That, to me, is love.

James S. Marshall '97
Syracuse, N.Y.

The "C" in TCU

I am constantly amazed that this comes up time and again. My assumption is that people who attend, support, and befriend TCU know the "C" stands for the Christian Church (Disciples of Christ).

The confusion enters into the picture when people believe they are attending, supporting, and befriending Texas Christianity University.

I believe if people better understood today's Christian Church (Disciples of Christ) denomination, they would make better informed decisions of attending, supporting, and befriending the institution. The mission of TCU is not to "promote the Gospel of Christ as its main priority" as suggested by Thayer K. Miller's letter in the Spring issue.

The mission of TCU is "to educate individuals to think and act as ethical leaders and responsible citizens in the global community."

And while I obtained my divinity school education from Vanderbilt rather than Brite, my hope is that both Addison and Randolph would be proud of what TCU has become.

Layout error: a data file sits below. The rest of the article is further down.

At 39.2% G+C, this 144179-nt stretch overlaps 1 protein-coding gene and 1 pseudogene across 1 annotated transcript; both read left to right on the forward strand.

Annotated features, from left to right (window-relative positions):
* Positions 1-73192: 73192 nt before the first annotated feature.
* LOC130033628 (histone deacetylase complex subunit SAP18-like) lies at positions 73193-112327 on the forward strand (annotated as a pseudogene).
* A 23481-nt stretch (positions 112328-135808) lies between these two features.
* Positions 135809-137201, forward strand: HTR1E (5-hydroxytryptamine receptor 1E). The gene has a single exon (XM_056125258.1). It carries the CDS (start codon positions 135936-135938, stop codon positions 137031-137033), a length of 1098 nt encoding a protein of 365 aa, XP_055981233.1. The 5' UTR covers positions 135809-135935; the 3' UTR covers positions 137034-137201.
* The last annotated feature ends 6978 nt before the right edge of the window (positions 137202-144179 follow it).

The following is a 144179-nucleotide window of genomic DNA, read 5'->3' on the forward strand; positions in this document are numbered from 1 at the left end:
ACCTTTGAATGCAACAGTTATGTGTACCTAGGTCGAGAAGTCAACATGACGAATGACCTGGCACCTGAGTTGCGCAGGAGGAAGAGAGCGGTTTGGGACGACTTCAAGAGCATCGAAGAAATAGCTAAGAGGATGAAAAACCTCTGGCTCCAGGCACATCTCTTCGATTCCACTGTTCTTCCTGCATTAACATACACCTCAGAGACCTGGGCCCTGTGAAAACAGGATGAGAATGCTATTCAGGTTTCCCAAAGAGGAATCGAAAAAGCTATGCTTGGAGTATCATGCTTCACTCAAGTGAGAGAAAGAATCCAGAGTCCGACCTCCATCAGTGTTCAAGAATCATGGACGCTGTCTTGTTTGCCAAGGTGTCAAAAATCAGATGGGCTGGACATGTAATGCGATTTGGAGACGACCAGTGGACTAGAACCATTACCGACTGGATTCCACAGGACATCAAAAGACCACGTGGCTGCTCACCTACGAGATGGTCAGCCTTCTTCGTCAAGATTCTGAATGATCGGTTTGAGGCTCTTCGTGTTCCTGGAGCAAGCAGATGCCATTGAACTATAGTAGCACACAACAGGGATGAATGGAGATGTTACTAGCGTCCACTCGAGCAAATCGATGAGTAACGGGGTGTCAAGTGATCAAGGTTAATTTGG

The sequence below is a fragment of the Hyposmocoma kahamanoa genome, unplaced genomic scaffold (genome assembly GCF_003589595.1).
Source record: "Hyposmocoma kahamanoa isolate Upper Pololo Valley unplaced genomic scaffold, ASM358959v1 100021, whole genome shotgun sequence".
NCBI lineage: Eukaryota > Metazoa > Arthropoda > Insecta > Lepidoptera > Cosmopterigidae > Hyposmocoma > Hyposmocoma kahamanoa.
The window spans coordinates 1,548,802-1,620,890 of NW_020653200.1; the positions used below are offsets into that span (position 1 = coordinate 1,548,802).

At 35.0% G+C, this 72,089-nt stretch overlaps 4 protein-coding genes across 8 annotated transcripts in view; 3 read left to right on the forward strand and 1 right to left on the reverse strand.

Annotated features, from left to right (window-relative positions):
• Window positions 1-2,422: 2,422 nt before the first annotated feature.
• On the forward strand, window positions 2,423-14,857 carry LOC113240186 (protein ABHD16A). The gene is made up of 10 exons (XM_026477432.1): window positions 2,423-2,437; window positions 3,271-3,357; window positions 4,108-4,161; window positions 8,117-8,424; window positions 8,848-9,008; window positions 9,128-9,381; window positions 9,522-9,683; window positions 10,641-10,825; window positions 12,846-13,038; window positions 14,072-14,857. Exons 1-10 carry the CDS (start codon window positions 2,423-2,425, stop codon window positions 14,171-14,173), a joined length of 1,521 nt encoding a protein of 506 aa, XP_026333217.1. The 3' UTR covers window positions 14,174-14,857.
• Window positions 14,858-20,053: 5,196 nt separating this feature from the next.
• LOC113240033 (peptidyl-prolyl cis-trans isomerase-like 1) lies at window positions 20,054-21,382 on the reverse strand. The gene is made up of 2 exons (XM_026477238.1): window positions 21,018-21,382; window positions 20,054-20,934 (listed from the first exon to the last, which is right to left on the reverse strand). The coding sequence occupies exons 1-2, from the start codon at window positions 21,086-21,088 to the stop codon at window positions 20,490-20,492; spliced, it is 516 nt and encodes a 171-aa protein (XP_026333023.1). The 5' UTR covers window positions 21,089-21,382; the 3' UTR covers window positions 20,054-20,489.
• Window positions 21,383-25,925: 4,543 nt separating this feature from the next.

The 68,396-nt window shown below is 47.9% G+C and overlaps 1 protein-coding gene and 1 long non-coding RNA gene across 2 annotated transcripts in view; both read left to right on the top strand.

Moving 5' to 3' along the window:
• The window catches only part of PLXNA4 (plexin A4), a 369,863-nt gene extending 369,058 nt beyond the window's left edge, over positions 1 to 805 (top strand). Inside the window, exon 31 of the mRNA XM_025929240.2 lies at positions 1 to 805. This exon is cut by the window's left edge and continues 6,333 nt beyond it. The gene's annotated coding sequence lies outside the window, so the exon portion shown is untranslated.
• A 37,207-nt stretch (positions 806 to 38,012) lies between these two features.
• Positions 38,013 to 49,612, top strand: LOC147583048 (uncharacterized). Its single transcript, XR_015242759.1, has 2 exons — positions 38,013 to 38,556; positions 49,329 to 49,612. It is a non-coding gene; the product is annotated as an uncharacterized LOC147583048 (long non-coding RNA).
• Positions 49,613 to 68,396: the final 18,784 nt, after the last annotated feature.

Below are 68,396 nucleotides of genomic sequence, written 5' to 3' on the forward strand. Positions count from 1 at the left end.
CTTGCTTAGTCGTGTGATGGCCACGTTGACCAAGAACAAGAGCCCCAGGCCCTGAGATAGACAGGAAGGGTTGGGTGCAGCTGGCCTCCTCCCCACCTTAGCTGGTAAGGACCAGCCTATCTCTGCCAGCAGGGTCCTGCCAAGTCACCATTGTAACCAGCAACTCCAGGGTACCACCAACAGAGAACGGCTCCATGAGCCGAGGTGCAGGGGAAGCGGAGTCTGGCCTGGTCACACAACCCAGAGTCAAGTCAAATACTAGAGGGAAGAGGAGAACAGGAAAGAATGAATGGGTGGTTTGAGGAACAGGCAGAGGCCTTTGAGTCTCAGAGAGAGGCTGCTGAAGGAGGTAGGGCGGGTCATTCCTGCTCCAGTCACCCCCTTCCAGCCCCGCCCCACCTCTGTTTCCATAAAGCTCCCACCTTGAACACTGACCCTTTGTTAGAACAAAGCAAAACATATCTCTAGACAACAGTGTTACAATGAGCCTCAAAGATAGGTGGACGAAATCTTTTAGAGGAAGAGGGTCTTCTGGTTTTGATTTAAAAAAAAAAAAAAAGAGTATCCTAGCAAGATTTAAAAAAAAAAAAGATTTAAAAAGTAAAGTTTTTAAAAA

I know I am.

Russell K. Elleven '89
Ft. Worth

Another "C" letter

I agree with Thayer K. Miller's letter in the Spring issue, but am appalled at the other two letters about the Christian in TCU. I am especially disturbed by the letter from one Walter Kania, who identified himself as one of the teachers of Survey of the Bible at TCU, then goes on to demonstrate his utter lack of qualifications to be teaching the Holy Word.

Why in God's Name would a "Christian" university hire such an unbeliever to teach the Bible? This seems to me to be akin to the fox guarding the henhouse.

And you wonder why some of us don't contribute.

Elvis E. Fleming, B.S.'62, M. Ed.'65
Roswell, New Mexico

And even more on the "C"

It saddens me to have to respond to the two letters published in the Spring issue, but I couldn't stand silent allowing the writers' worldly viewpoints to go without response.